Sunday, October 31, 2010

Undead Nightmare Anything But for Rockstar Games

Just in time for Halloween, Rockstar Games has released its Undead Nightmare downloadable content (DLC), and the company might have a hit on its hands. Only time will tell, but one thing that's for certain is that the actions taken by Rockstar and its affiliates surrounding this release seem pretty smart. Perhaps it's just another example of the ever-growing gaming industry doing some smart PR.

If you aren't familiar with the video game world, DLC is content that gamers can download directly to their Xboxes and Playstations, usually as an add-on chapter to a full game they've already purchased in disc form. In this case, Undead Nightmare is a horror-themed add-on for the hit game Red Dead Redemption, the open-world Western journey of an outlaw across the American frontier in the early 1900s. What the new DLC does is essentially transform that world into a horror film, bringing back characters from the dead as zombies into the world players have already explored.

There are several reasons that Rockstar deserves credit from the business/advertising/PR standpoint for this move:

1. Zombies are a hot topic right now in pop culture, regardless of what season it is. The success of books such as World War Z, podcasts like We're Alive, movies in the vein of Zombieland and new TV releases such as The Walking Dead, have fed the market. While video games like Resident Evil and Left 4 Dead have been popular for years, capitalizing on the current popularity of zombies is likely a good idea.

2. Rockstar isn't just cashing in on an opportunity in the marketplace here, though. The company is known for making quality games, not just putting out products to make a quick dime. The fact that this DLC is a followup to one of the year's best-reviewed games means Rockstar is giving gamers more of what they want.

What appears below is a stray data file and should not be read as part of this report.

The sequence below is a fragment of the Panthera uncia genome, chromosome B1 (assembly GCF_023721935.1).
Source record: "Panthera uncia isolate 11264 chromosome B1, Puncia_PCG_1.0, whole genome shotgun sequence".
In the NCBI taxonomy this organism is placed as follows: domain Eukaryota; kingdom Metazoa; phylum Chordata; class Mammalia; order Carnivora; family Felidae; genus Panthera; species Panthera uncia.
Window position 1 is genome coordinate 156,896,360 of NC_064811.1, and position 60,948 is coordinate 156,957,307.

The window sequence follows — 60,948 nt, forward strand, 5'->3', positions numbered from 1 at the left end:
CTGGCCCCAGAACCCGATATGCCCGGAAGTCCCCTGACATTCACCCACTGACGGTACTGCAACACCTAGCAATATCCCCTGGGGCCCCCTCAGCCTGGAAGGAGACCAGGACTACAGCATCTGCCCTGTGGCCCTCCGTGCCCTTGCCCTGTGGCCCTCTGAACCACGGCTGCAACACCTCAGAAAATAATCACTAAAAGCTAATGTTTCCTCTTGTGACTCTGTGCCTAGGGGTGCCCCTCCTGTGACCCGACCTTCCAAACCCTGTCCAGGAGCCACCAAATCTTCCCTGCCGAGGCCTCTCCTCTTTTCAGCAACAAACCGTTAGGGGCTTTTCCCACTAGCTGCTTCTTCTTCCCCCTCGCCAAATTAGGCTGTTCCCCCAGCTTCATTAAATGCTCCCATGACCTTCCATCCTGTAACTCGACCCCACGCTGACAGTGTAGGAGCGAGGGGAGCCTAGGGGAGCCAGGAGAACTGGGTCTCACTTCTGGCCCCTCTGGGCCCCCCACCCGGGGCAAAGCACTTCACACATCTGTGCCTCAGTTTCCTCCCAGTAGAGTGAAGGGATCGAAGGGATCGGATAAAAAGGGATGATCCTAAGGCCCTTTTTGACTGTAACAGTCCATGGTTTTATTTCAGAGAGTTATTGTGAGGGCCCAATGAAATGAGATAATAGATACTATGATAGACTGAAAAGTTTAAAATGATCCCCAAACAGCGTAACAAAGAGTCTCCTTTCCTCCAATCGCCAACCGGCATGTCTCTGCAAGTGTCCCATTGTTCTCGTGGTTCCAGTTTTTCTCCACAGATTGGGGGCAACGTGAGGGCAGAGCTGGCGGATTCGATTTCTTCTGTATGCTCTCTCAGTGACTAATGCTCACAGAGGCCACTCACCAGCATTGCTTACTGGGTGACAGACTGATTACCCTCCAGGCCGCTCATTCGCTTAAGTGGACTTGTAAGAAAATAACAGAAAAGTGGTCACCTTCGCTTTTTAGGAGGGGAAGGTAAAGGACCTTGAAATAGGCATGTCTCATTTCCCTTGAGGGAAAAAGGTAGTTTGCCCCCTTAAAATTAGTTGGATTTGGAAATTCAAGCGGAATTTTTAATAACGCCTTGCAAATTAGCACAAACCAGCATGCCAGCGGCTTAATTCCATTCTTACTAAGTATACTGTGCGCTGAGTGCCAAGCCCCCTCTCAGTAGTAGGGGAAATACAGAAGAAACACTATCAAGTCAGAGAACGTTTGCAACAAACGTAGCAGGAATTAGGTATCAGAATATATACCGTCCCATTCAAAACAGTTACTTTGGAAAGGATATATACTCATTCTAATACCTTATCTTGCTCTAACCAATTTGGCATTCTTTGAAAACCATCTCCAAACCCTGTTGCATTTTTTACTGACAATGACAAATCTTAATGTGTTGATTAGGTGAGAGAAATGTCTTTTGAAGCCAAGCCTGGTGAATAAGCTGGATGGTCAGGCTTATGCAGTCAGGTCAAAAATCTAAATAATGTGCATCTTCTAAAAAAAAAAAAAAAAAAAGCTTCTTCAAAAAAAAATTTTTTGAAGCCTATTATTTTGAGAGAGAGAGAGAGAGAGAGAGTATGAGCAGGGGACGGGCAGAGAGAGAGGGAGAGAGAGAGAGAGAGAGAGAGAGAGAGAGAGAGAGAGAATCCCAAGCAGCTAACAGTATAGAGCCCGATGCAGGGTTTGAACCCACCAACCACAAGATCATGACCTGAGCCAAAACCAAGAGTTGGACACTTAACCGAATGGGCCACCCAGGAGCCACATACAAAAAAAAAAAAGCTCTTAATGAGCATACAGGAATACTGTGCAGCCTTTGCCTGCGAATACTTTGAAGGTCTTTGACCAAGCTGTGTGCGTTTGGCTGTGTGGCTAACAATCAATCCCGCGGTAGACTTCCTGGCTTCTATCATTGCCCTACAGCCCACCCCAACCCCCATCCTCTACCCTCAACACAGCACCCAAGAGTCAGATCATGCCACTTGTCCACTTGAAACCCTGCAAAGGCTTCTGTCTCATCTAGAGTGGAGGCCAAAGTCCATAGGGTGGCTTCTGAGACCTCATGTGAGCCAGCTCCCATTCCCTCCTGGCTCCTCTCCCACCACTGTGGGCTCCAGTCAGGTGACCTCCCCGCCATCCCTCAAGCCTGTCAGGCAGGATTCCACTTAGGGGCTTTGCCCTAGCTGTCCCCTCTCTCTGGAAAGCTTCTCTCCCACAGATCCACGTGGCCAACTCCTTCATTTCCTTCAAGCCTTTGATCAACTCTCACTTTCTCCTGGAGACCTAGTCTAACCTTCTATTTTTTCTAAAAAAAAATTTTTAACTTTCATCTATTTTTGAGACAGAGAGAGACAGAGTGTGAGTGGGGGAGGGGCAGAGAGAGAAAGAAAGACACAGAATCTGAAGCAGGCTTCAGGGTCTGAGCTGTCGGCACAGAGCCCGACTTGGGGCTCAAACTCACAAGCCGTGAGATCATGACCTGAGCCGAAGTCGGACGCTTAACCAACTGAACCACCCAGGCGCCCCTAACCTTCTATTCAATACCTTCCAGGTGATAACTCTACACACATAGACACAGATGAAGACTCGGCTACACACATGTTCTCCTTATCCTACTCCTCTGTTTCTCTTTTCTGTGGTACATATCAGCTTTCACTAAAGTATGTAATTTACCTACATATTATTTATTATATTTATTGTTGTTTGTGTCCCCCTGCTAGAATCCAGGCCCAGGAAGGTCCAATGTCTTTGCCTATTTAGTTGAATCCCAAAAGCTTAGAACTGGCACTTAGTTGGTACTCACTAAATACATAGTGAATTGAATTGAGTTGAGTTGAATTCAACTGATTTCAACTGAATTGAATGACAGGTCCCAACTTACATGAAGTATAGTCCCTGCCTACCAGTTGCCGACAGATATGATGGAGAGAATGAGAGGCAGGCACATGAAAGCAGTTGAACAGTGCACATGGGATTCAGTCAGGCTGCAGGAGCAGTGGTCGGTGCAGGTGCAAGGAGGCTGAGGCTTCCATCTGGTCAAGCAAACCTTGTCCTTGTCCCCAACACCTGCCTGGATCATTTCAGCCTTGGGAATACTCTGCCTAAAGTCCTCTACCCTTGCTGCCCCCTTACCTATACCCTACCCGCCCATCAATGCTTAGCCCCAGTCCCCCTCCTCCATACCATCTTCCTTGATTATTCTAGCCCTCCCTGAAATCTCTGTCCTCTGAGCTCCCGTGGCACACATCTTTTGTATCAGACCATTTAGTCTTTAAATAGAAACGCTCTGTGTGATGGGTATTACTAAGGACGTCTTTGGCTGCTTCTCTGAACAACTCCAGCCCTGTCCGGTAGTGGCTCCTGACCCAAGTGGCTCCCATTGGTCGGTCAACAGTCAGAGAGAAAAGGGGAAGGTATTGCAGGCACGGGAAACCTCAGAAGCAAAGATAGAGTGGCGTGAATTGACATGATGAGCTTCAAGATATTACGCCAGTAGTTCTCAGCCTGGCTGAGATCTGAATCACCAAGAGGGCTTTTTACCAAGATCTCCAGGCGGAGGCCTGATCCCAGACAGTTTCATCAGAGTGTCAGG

3. What really grabbed my attention here was that Undead Nightmare was advertised on TV, and the release being coordinated with Halloween (with ads on channels playing Halloween movies about zombies and such) is just one great promotional move by everyone involved with the project. Also, please leave comments on this blog post if I'm wrong, but I think this is the first time I have ever seen DLC advertised on TV instead of just a standalone game. (Note: Is this a first? I've tried confirming online but can't seem to find out. I've been thinking really hard about this and can't think of another ad for DLC on TV before. Unless they did this before with some of the extra GTA content?)

4. The coordination with Halloween audiences on TV was great, but just the idea of getting the word out about DLC is also a good idea. How often does new content release for video games but gamers have already moved on to another title? Giving them a little reminder somewhere other than their Xbox Live dashboard (because let's face it, that thing requires a lot of scrolling to find anything) certainly seems like a great piece of the strategic communication strategy behind this DLC's launch.

What else do you think Rockstar has done right/wrong with the communication about its products? Leave it in the comments!